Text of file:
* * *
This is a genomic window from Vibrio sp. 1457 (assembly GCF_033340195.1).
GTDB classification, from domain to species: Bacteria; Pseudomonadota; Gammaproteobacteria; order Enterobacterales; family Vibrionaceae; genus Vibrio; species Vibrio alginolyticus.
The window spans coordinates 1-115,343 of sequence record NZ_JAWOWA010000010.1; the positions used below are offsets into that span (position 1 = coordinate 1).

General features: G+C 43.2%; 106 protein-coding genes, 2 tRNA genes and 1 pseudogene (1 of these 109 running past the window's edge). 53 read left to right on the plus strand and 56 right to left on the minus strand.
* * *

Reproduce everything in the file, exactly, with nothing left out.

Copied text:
This is a genomic window from Vibrio sp. 1457 (assembly GCF_033340195.1).
GTDB classification, from domain to species: Bacteria; Pseudomonadota; Gammaproteobacteria; order Enterobacterales; family Vibrionaceae; genus Vibrio; species Vibrio alginolyticus.
The window spans coordinates 1-115,343 of sequence record NZ_JAWOWA010000010.1; the positions used below are offsets into that span (position 1 = coordinate 1).

General features: G+C 43.2%; 106 protein-coding genes, 2 tRNA genes and 1 pseudogene (1 of these 109 running past the window's edge). 53 read left to right on the plus strand and 56 right to left on the minus strand.